Education  |   April 2018
Intraoperative Phototherapy for Hyperbilirubinemia
Author Notes
  • From the Division of Cardiothoracic Anesthesiology, Texas Children’s Hospital, Baylor College of Medicine, Houston, Texas.
  • Charles D. Collard, M.D., served as Handling Editor for this article.
    Charles D. Collard, M.D., served as Handling Editor for this article.×
  • Address correspondence to Dr. Adler:
Article Information
Education / Images in Anesthesiology / Coagulation and Transfusion / Critical Care / Endocrine and Metabolic Systems / Gastrointestinal and Hepatic Systems / Pediatric Anesthesia / Renal and Urinary Systems / Electrolyte Balance
Education   |   April 2018
Intraoperative Phototherapy for Hyperbilirubinemia
Anesthesiology 4 2018, Vol.128, 811. doi:10.1097/ALN.0000000000001925
Anesthesiology 4 2018, Vol.128, 811. doi:10.1097/ALN.0000000000001925
HYPERBILIRUBINEMIA or jaundice when severe and if untreated has disastrous yet preventable neurotoxic effects, specifically, bilirubin-induced encephalopathy or kernicterus.1,2  Intraoperative phototherapy using an underbody bili blanket (red arrows) can minimize treatment interruptions, which is preferential during light therapy. Although dual-source (anterior and posterior) light therapy is preferred, this may not allow for operative access to the patient. As seen in these images, the patient should be positioned to provide maximal light to skin interface, with the cautery pad positioned to allow maximal light exposure. Patients should be well hydrated and have eye shields because phototherapy may result in dehydration from insensible losses and toxicity to the immature retina. Although surgery should be delayed until hyperbilirubinemia is resolved, in emergent or semiurgent cases, maintenance of phototherapy intraoperatively, especially in lengthy cases, should be considered.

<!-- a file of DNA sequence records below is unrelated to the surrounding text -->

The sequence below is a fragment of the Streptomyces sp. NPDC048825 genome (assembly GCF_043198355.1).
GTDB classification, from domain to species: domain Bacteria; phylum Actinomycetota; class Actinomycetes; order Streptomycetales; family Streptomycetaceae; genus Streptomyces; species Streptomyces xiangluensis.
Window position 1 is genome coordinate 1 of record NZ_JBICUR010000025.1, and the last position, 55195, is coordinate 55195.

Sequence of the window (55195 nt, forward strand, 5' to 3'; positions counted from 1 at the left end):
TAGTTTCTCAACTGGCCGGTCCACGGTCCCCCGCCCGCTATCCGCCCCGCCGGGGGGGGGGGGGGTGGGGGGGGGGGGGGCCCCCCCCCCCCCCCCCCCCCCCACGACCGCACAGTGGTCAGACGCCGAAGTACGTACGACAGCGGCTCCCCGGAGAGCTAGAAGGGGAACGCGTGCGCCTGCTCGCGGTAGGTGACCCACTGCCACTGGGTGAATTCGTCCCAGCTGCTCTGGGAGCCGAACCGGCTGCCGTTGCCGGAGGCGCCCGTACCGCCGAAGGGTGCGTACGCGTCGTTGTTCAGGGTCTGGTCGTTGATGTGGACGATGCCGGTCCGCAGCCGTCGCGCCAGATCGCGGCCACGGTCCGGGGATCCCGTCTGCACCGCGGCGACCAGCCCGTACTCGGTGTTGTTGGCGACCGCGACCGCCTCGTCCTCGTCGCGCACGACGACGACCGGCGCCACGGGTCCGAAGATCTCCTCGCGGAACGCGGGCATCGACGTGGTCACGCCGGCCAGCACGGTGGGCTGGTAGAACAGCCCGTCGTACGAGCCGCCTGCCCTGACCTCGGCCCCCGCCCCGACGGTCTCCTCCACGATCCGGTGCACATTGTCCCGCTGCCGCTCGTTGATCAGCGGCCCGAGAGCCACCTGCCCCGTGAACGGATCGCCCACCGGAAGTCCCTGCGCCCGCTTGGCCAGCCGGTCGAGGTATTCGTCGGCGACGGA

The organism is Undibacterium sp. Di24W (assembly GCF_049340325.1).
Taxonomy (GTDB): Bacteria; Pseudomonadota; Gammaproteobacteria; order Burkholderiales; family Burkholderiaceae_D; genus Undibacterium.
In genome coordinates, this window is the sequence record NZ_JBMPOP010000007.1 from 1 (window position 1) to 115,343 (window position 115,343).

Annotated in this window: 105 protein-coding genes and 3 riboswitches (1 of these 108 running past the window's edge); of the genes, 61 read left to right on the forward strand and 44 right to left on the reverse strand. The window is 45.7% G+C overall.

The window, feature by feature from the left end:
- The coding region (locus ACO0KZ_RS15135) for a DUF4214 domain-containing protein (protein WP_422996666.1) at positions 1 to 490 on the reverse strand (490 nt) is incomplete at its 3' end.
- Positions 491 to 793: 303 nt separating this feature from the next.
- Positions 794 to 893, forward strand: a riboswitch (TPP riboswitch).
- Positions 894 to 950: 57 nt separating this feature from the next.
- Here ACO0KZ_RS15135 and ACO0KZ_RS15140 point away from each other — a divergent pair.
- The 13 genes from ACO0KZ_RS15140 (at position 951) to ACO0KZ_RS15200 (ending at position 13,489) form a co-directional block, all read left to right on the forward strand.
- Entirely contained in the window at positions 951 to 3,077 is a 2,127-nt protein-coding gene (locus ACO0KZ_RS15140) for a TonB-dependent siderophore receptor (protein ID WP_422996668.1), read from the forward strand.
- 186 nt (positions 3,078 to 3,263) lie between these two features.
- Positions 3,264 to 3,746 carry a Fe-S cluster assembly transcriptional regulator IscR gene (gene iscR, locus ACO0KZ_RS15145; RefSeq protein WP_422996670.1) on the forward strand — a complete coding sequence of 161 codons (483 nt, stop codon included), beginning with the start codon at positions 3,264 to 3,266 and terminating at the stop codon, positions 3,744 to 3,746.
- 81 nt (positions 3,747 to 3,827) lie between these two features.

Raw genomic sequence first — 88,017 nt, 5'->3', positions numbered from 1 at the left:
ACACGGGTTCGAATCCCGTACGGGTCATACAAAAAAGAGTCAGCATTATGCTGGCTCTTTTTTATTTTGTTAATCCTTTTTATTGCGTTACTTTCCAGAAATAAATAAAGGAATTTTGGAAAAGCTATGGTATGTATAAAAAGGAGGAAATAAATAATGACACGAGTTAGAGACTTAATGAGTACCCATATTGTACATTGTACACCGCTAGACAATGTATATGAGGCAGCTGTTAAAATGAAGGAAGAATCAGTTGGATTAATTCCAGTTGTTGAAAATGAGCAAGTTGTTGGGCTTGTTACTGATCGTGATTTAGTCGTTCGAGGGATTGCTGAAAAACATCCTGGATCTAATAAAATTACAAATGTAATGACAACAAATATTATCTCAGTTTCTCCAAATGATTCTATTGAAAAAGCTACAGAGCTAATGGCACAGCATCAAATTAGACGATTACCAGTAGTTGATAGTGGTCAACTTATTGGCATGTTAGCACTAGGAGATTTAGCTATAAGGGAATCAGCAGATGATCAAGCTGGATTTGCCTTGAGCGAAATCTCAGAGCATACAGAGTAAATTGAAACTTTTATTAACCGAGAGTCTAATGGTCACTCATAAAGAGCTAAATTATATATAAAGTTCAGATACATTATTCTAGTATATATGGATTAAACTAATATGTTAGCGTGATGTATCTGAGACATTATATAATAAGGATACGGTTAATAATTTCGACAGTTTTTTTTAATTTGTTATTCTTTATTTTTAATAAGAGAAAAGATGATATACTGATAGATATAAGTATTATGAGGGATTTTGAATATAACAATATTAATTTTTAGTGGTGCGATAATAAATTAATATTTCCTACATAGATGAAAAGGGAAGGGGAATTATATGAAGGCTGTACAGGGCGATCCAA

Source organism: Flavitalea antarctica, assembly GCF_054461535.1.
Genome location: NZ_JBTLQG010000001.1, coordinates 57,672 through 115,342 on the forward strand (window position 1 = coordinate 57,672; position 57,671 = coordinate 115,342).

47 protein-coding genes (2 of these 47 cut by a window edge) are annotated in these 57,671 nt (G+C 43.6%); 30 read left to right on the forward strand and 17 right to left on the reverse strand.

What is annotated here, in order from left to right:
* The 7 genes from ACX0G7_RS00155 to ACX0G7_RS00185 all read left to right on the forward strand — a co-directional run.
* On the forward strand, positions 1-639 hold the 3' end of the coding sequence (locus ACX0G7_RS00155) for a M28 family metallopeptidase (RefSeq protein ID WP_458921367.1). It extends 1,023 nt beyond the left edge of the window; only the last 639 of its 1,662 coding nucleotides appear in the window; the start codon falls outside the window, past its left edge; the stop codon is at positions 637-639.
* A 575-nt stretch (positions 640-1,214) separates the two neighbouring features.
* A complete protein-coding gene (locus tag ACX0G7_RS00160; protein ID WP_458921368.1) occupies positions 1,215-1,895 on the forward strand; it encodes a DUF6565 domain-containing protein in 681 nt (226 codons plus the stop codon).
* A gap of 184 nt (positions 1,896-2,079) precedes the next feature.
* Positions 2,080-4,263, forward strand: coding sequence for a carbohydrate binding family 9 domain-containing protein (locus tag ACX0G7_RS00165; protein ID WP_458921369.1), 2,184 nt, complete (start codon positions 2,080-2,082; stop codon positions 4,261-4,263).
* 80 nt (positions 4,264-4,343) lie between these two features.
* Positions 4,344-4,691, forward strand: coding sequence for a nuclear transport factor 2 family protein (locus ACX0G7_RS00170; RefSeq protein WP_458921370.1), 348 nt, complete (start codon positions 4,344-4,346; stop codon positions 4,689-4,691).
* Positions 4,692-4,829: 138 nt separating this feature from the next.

Bilirubin is a product of erythrocyte catabolism with a complex degradation and elimination pathway. Phototherapy uses light energy to change the structural configuration of bilirubin converting it to a structural isomer that can be excreted in the urine without the need for conjugation.3 
Bilirubin levels may increase in the hours prior to anesthesia, as reduced caloric intake and dehydration resulting from non per os times reduces bilirubin reabsorption from the gastrointestinal tract.1  Anesthesia providers should communicate with the neonatal intensive care unit to reduce non per os times as well as minimize time away from light therapy treatment, which works best when uninterrupted. The bilirubin level above which the patient would be considered for exchange transfusion should be discussed with the neonatologist according to nomogram guidelines from the American Academy of Pediatrics.1  Preoperative evaluation also should focus on presence of liver dysfunction, which, when combined with hyperbilirubinemia-dependent vitamin K deficiency and/or prematurity, may result in coagulopathy.3  Unless in extreme cases of severe concomitant liver and/or kidney failure, perioperative antibiotics should be administered based on institutional neonatal dosing guidelines. Additionally, neonatal sepsis may result in hyperbilirubinemia and should be considered in the preoperative evaluation.
Competing Interests
The author declares no competing interests.
American Academy of Pediatrics Subcommittee on Hyperbilirubinemia: Management of hyperbilirubinemia in the newborn infant 35 or more weeks of gestation. Pediatrics 2004; 114(1):297–316 [Article] [PubMed]
Maisels, MJ, McDonagh, AF . Phototherapy for neonatal jaundice. N Engl J Med 2008; 358:920–8 [Article] [PubMed]
Gregory, GA, Brett, C . Davis, PJ, Cladis, FP, Motoyama, EK . Neonatology for Anesthesiologists, Anesthesia for Infants and Children, 2011, pp 8th edition. Edited by Philadelphia, Elsevier, 512–53 [Article]